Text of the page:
The Chicago Cubs have hired Rob Deer as their assistant hitting coach (a new position), serving under manager Dale Sveum, and, presumably, hitting coach James Rowson. Deer was a teammate of Sveum’s in Milwaukee from 1986 to 1990, so there’s obviously a history there.

Now, as I’ve said before, you can’t always look to a coach’s playing career to determine what kind of hitting coach he’ll be. But, as it is one of the few data points we have, it’s worth exploring.

Rob Deer was Adam Dunn before Adam Dunn was Adam Dunn – he was the classic three outcome hitter: he struck out, he walked, or he homered. A career .220 hitter, Deer made his bones with a .324 career OBP and a .442 SLG. That’s an incredible .114 IsoD (12.7% career walk rate!) and an excellent .222 IsoP, the kinds of things you’d love to see your hitters incorporate into their game. More patience, more power. More runs.



So, Deer was Dunn before Dunn, and he was a sabermetric darling before such a thing was even remotely mainstream.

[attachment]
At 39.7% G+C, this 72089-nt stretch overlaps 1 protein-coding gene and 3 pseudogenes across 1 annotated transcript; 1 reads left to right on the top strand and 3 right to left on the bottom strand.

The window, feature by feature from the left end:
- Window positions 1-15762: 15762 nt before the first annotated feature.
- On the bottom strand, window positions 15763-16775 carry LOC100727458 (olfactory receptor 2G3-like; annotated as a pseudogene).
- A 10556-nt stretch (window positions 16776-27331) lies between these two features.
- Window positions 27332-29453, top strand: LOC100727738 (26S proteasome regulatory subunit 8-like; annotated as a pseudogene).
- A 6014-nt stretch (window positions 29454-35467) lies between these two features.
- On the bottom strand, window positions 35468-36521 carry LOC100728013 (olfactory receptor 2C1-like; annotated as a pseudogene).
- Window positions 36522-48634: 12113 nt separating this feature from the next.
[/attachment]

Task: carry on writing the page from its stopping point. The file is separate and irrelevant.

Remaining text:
Deer has worked as a hitting instructor around baseball for a while now in his post-playing career, and has also been developing his proprietary “Vizubat,” a device designed to help hitters.

I like not only Deer’s background, as a different kind of hitter (diversity is often good), but I like that the Cubs are bringing yet another voice/mind into the equation at the plate. Lord knows they can use all the help they can get, and if Deer and Sveum already have a quality history of working well together, this could be a nice mix for the Cubs.


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